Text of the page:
Why React?

It’s 2019! MVC should be dead! Long live JS in templates and one-direction data flow!

JS in templates gives us access to a Turing complete language when we’re constructing what’s displayed. This pushes complexity to the leaves instead of APIs or random custom functions which reduces overall complexity (see Pete Hunt’s talk). In Django (I have a python background pre-React), you’d use tags, filters or write your own custom versions when you run into things like formatting date time ranges. Learning an extra template language and writing complicated escape hatches is a waste!

One way data flow ensures there’s a single source of truth and you don’t run into bugs where the same value could be in different states. Google just announced Compose, a React-like framework, in Android. They dive into the issues with two-way data bindings in their talk at IO.

Since React’s public launch in 2013, it’s only gotten better and grown in popularity. Many of the worlds most used sites are completely or nearly completely written in React (Twitter, Netflix, Uber, Facebook, and Airbnb). Companies that value developer productivity *cough* not Google *cough* are wise to adopt because it significantly reduces UI code complexity over more traditional frameworks. To be fair, with nearly unlimited resources, Google values production stability and performance at scale over all else. When you check if the internet is down you go to It’s a different set of requirements.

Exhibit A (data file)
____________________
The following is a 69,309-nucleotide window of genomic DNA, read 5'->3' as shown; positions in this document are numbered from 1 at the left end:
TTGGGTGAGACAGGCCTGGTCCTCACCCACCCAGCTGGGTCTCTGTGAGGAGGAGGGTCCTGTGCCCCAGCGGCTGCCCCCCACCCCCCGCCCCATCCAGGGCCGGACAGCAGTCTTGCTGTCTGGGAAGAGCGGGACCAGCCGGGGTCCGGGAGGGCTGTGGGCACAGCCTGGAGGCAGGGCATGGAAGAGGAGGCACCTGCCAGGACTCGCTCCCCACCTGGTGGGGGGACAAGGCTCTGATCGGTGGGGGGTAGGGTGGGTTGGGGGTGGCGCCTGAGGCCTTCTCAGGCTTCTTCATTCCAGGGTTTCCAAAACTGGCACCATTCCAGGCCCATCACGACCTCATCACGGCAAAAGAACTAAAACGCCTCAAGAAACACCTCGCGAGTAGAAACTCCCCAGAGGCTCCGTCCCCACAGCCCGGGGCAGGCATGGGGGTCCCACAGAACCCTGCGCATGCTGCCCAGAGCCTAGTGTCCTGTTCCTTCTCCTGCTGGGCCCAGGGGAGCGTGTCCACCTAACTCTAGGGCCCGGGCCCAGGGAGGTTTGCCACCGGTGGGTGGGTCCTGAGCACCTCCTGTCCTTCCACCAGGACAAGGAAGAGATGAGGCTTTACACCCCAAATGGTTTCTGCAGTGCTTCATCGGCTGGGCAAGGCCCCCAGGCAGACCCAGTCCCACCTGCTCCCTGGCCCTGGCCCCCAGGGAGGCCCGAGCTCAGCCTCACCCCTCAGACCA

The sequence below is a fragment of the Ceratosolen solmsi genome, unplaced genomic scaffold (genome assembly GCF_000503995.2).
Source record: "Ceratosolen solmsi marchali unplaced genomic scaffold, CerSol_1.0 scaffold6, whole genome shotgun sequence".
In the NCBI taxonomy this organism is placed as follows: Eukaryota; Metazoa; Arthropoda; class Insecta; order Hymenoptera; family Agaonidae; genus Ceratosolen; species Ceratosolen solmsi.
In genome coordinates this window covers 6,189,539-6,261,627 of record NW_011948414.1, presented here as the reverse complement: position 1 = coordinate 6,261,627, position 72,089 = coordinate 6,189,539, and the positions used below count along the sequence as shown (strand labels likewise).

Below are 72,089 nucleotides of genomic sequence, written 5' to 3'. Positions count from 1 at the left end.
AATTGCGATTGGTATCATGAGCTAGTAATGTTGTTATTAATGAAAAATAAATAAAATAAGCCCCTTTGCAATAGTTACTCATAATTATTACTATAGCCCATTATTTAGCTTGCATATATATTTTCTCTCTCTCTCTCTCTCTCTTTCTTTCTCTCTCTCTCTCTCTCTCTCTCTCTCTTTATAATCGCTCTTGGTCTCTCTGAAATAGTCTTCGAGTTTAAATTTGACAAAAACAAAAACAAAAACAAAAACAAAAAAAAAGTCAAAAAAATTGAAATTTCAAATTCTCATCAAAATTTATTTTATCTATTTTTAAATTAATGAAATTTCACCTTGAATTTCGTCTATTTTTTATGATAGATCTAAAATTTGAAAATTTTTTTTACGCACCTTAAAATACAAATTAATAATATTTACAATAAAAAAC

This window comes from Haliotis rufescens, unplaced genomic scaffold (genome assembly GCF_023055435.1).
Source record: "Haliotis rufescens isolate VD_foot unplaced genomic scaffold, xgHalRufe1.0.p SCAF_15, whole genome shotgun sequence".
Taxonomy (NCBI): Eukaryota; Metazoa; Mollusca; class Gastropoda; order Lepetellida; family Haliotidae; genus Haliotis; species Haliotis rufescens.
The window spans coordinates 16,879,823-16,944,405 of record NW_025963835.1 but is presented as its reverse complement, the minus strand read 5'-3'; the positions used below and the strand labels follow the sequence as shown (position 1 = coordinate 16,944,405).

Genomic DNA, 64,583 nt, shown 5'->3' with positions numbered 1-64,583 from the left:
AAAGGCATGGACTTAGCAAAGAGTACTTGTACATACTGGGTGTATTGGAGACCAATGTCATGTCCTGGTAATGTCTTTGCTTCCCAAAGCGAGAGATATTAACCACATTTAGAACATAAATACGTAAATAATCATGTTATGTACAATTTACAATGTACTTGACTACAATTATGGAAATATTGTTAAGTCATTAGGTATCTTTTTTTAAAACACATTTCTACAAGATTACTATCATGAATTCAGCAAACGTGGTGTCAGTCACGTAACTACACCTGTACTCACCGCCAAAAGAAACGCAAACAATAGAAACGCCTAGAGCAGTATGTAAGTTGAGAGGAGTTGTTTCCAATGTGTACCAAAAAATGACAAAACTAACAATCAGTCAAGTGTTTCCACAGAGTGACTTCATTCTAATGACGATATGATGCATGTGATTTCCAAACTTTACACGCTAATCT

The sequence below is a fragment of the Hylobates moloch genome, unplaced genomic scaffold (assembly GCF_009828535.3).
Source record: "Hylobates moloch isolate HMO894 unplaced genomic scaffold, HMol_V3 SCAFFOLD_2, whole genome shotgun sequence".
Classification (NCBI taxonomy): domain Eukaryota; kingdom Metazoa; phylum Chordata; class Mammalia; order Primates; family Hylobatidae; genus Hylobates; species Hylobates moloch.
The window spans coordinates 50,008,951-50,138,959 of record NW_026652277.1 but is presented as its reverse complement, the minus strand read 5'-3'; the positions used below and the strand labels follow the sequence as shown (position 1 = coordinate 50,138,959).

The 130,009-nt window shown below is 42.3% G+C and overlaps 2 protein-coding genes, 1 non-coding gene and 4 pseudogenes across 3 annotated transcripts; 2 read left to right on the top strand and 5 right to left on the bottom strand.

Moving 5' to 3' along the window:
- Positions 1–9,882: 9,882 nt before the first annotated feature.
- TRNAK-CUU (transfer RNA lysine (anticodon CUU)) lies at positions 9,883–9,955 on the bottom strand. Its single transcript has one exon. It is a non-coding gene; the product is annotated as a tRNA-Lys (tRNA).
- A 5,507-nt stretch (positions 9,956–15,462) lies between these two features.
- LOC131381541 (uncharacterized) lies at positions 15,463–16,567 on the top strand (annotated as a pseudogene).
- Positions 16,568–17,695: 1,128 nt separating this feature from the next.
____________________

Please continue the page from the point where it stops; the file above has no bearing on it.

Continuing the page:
Why GraphQL with Apollo?

GraphQL provides a simple way for clients to request only the data they need and easily move across relationships. Requests can change without server modifications and deploys. Try that with REST or Protobufs!

If we extended our Todo example to have different users we could query for their specific todos. Any additional fields on either user or todo are emitted from the response but could be fetched in different queries without changes to the API

query {  user(id: "xxx") {    name    todos {
complete } }}

Apollo has client and server support that requires less upfront learning and setup cost than Relay. It has automated TypeScript type generation through graphql-code-generator. Solid documentation and tooling with a thriving community. Ability to batch queries but can defer until needed, avoiding fragment complexity.

The two major distinctions from a devX perspective I see between Relay and Apollo for queries are containers and cursors. Both are required in Relay (opinionated) and optional in Apollo (flexible).

Container queries batch all query fragments (data required by each component in the subtree) into a single container level query. In the simple Todo list case, this is actually a bit tricky. It involves importing the lower level fragments and composing them up the tree. In Apollo, we’d simply request the data at the component level. The tradeoff is in the number of requests, containers are more efficient at the cost of complexity and difficulty debugging issues.